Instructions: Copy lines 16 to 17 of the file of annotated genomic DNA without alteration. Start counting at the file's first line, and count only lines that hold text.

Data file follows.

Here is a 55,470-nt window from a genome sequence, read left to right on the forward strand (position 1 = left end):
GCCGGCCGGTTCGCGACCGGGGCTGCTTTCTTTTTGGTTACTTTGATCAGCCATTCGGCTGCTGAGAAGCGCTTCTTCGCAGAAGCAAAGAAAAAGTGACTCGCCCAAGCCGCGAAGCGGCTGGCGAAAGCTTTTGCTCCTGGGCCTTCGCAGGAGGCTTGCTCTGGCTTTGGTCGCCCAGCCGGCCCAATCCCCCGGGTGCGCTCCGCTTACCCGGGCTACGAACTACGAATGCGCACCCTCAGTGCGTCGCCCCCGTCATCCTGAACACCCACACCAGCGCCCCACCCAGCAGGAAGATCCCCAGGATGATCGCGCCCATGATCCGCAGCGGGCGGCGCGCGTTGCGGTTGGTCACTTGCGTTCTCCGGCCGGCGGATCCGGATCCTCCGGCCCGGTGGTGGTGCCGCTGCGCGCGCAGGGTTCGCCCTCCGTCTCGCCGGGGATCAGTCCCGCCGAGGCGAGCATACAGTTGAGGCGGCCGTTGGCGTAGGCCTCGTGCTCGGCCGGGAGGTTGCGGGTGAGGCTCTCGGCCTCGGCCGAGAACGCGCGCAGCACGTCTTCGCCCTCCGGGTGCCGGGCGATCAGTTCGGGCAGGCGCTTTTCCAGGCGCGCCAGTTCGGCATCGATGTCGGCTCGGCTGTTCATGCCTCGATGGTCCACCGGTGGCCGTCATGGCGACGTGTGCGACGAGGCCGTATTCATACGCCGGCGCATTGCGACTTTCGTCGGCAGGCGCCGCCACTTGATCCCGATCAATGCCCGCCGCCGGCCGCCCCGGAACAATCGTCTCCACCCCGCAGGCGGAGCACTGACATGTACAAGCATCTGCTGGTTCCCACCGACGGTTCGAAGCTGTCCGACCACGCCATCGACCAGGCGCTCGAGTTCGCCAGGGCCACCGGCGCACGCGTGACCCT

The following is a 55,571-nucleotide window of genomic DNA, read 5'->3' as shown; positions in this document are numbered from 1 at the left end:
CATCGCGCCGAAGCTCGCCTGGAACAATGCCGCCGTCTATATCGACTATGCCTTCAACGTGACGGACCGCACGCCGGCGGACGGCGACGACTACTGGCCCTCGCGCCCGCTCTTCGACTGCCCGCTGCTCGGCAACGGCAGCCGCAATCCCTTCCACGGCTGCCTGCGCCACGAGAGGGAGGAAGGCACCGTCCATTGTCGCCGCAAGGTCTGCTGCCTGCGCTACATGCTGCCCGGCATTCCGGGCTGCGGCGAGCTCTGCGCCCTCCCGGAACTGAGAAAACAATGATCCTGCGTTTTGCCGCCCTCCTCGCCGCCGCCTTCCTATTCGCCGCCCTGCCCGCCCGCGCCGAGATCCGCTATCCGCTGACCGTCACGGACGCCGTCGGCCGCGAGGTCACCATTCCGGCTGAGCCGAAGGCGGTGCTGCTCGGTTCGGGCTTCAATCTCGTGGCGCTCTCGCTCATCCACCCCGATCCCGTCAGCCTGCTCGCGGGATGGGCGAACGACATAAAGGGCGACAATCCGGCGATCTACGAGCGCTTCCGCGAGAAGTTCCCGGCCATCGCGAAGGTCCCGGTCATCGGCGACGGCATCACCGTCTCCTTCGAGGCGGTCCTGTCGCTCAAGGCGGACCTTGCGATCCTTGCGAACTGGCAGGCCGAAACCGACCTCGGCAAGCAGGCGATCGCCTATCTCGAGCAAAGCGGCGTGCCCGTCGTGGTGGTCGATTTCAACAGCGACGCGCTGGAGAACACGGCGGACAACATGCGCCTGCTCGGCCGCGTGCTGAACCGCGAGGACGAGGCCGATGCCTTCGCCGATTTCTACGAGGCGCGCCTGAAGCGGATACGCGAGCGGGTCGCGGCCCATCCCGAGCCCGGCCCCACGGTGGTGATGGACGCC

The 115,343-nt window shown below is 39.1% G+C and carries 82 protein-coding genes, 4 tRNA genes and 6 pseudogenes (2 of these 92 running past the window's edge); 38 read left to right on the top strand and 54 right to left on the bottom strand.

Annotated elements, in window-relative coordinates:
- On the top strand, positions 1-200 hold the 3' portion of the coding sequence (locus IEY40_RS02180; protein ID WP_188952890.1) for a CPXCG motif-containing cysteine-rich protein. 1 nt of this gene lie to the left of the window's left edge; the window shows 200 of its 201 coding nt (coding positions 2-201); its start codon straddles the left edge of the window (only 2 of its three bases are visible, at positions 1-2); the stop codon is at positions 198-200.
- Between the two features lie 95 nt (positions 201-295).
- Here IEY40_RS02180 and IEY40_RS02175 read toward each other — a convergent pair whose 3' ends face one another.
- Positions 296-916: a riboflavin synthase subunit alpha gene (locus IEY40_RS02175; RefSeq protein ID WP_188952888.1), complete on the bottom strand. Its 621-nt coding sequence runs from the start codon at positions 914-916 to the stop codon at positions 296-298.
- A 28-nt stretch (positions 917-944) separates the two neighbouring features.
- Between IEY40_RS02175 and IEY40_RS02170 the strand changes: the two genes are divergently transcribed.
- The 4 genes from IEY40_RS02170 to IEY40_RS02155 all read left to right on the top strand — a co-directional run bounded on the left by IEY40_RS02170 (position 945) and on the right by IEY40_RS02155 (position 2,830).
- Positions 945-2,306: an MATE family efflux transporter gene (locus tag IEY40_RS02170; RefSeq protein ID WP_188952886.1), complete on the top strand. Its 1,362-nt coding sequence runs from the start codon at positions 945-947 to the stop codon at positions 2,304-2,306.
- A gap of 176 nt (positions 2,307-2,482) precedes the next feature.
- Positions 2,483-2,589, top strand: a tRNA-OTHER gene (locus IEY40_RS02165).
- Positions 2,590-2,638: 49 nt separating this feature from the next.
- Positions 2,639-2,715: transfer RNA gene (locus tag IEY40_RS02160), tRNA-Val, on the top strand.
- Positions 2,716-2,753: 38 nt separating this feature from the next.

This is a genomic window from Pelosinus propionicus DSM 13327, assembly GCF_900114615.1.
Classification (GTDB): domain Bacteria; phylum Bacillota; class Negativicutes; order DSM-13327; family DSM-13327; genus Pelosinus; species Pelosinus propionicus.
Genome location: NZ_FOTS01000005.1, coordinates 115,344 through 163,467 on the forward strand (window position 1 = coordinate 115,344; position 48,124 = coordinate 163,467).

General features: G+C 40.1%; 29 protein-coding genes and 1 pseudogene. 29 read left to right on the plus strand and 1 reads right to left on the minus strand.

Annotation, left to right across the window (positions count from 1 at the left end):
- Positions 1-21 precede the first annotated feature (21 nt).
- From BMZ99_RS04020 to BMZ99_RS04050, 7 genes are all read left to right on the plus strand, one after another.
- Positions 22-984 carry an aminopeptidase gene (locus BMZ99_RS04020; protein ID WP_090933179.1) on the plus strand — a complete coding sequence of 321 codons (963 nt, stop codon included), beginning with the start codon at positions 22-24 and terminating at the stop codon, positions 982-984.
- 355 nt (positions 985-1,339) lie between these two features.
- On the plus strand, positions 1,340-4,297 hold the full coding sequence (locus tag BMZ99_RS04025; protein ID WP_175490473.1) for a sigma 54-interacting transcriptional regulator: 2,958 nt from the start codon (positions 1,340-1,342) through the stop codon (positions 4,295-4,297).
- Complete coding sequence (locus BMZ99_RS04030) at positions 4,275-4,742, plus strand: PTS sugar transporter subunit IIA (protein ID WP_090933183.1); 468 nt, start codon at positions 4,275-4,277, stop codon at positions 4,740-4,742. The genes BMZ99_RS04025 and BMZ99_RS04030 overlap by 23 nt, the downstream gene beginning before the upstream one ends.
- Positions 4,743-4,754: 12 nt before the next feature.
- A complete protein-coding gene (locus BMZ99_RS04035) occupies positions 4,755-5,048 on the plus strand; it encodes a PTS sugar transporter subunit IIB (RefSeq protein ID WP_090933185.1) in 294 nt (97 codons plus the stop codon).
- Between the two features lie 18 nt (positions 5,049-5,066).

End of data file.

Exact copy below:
- Positions 2,483-2,589, top strand: a tRNA-OTHER gene (locus IEY40_RS02165).
- Positions 2,590-2,638: 49 nt separating this feature from the next.